The Use of Learning Styles as a Tool for Curriculum and Personal Development

The Use of Learning Styles as a Tool for Curriculum and Personal Development

J. Hermon (2007).  The Use of Learning Styles as a Tool for Curriculum and Personal Development. 14.


A broadening of the range of acceptable subjects for entrance to degree programs in the School of Mechanical & Aerospace Engineering (the School) at Queen’s University Belfast (QUB) has led to an increasingly diverse academic background among the student intake. The recently introduced Product Design & Development (PDD) degree, in particular, is more diverse with significant numbers not having studied advanced level mathematics. Many also have art based qualifications on entry, rare among engineering undergraduates on the courses offered by the School. It can no longer be assumed that students entering the School possess the same fundamental knowledge, experience or approach to learning which has traditionally been the base from which to teach students on the Bachelor or Master of Engineering degree programs.

A better understanding of the student population was required and an investigation initiated. Part of this involved a survey of all stage 1 entrants to the School’s degree programs. Measurements of learning style preferences were used to identify differences and trends among the various cohorts.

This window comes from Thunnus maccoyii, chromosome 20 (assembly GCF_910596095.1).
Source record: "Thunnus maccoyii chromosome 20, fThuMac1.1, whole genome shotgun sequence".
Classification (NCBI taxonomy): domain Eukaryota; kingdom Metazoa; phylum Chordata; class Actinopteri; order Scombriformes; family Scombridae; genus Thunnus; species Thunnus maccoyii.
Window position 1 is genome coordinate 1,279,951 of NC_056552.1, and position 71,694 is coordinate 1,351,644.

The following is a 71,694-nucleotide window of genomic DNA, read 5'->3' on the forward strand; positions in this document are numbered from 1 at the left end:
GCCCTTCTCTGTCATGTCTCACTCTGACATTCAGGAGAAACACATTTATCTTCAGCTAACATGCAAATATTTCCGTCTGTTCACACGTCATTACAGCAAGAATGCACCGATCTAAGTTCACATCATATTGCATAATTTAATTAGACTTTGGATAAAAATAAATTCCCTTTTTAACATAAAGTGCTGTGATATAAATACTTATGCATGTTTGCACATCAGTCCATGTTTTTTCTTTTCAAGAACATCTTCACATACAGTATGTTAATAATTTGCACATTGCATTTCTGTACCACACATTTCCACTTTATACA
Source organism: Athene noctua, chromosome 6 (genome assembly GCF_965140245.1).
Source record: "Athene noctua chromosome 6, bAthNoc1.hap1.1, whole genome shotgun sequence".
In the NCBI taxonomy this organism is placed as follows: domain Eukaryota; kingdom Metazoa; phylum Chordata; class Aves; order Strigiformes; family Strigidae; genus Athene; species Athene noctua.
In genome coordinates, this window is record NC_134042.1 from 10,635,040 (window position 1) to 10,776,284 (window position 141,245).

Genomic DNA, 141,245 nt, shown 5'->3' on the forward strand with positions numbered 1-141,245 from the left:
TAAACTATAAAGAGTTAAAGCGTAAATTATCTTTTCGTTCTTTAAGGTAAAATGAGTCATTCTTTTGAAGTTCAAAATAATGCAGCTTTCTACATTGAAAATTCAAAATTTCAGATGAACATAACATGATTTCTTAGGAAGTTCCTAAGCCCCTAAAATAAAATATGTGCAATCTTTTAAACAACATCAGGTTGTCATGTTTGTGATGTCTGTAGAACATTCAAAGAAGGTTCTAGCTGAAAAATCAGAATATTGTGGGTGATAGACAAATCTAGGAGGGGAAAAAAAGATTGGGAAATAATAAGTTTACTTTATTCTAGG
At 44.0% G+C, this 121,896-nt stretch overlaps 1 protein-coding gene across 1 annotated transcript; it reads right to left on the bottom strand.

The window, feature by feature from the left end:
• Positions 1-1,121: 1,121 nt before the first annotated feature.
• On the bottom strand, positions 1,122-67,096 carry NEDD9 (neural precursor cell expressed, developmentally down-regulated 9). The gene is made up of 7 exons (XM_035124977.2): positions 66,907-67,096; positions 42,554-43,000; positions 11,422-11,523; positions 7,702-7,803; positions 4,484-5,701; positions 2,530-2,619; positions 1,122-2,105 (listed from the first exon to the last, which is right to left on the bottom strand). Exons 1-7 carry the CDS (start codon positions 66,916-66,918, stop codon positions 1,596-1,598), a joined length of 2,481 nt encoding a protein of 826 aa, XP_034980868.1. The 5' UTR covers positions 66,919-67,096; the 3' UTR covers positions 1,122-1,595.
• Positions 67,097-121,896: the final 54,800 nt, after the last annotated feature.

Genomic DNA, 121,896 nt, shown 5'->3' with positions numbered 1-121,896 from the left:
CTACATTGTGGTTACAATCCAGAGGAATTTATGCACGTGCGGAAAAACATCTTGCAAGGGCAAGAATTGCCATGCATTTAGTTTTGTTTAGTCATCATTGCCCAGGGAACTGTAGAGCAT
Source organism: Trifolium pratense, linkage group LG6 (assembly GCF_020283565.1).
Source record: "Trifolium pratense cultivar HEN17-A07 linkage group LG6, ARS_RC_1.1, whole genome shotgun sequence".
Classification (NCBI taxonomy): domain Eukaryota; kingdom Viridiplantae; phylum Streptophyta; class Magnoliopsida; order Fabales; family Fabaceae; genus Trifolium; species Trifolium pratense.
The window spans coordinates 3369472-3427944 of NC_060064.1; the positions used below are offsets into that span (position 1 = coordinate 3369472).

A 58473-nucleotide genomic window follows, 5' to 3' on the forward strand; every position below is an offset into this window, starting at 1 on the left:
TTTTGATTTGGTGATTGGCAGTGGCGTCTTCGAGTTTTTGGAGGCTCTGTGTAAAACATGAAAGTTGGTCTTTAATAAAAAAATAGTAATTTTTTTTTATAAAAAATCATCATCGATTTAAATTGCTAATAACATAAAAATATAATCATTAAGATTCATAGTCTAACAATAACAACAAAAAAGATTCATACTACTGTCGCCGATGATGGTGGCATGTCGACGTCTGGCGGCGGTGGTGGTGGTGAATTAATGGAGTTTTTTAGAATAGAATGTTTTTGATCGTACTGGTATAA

Individual learning style data then provided a focus for discussion with personal tutors as part of a pilot Personal Development Planning exercise with the PDD cohort. This structured and supported process helps students plan their personal, educational and career development. The emphasis was on raising awareness among the students of their own preferences and to encourage a balanced development across the range of learning styles.


Authors (New): 
John Paul Hermon
Queen's University Belfast, Northern Ireland, United Kingdom
learning styles
student intake
personal development planning
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